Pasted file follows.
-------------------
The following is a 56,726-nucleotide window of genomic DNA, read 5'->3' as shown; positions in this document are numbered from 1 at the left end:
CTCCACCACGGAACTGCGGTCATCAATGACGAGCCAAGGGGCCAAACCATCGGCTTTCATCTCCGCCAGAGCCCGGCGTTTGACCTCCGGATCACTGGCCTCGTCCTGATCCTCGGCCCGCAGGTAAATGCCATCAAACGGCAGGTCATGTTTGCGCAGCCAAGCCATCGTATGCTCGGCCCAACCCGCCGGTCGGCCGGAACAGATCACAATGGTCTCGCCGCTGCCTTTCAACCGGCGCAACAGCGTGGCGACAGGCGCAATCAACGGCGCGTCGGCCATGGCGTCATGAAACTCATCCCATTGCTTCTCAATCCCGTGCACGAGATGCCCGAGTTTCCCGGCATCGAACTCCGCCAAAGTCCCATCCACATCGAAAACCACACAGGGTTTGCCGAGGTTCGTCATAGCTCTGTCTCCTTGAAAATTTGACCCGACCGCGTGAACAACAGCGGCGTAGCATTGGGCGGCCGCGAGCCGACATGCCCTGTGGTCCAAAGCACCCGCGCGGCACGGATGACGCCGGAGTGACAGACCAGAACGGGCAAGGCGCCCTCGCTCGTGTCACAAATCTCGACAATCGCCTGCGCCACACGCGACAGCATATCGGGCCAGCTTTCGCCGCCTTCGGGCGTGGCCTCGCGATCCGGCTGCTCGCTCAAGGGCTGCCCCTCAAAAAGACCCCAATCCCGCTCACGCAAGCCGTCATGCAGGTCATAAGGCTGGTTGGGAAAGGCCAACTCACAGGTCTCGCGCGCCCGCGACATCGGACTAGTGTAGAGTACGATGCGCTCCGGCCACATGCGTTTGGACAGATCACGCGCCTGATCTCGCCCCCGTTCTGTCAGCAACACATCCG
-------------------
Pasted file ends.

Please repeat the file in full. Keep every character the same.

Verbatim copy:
The following is a 56,726-nucleotide window of genomic DNA, read 5'->3' as shown; positions in this document are numbered from 1 at the left end:
CTCCACCACGGAACTGCGGTCATCAATGACGAGCCAAGGGGCCAAACCATCGGCTTTCATCTCCGCCAGAGCCCGGCGTTTGACCTCCGGATCACTGGCCTCGTCCTGATCCTCGGCCCGCAGGTAAATGCCATCAAACGGCAGGTCATGTTTGCGCAGCCAAGCCATCGTATGCTCGGCCCAACCCGCCGGTCGGCCGGAACAGATCACAATGGTCTCGCCGCTGCCTTTCAACCGGCGCAACAGCGTGGCGACAGGCGCAATCAACGGCGCGTCGGCCATGGCGTCATGAAACTCATCCCATTGCTTCTCAATCCCGTGCACGAGATGCCCGAGTTTCCCGGCATCGAACTCCGCCAAAGTCCCATCCACATCGAAAACCACACAGGGTTTGCCGAGGTTCGTCATAGCTCTGTCTCCTTGAAAATTTGACCCGACCGCGTGAACAACAGCGGCGTAGCATTGGGCGGCCGCGAGCCGACATGCCCTGTGGTCCAAAGCACCCGCGCGGCACGGATGACGCCGGAGTGACAGACCAGAACGGGCAAGGCGCCCTCGCTCGTGTCACAAATCTCGACAATCGCCTGCGCCACACGCGACAGCATATCGGGCCAGCTTTCGCCGCCTTCGGGCGTGGCCTCGCGATCCGGCTGCTCGCTCAAGGGCTGCCCCTCAAAAAGACCCCAATCCCGCTCACGCAAGCCGTCATGCAGGTCATAAGGCTGGTTGGGAAAGGCCAACTCACAGGTCTCGCGCGCCCGCGACATCGGACTAGTGTAGAGTACGATGCGCTCCGGCCACATGCGTTTGGACAGATCACGCGCCTGATCTCGCCCCCGTTCTGTCAGCAACACATCCG